Previously, hospitals were required to independently review qualifications of remote-site practitioners already credentialed by their home hospitals. The result was that those practitioners could not provide telemedicine services unless they were granted privileges by both their home hospital and any hospital where they provided remote services.
“This is not some little rule but one that will have a big impact on the different types of care and payment models,” said Dr. Peggy Naas, vice president and leader of physician strategies for VHA, an Irving, Texas-based national healthcare purchasing network.
The change is expected to “encourage and facilitate” not only the use of telemedicine (the use of electronic information and telecommunications to provide healthcare services), but also the use of treatment organization long sought by federal health officials. For example, Naas said, easier hospital use of telemedicine will encourage additional clinical integration.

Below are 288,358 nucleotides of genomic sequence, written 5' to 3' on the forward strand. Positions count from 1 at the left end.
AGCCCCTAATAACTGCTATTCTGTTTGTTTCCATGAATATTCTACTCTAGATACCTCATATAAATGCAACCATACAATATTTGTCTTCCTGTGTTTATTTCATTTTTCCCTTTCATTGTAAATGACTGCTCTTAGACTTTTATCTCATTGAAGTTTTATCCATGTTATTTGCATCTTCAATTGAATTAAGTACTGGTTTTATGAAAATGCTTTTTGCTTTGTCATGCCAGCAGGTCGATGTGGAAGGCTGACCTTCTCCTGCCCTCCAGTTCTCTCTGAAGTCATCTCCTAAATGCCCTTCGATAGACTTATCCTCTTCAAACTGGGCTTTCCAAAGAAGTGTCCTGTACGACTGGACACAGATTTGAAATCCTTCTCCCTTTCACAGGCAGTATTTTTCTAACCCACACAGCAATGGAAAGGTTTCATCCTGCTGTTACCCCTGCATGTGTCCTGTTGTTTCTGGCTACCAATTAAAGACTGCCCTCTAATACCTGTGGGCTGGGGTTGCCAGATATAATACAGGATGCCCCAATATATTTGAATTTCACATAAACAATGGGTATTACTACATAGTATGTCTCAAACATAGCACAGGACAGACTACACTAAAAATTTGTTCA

Another provision that drew praise from hospitals allows hospitals to receive telemedicine services from clinicians at a different type of healthcare entity, such as a physician group practice.
The American Hospital Association advocated for such an addition to the previous telemedicine regulations because many hospitals contract with nonhospitals for telemedicine services, such as radiology interpretation. The new rules should expand hospitals’ use of telemedicine services, the AHA said in a statement.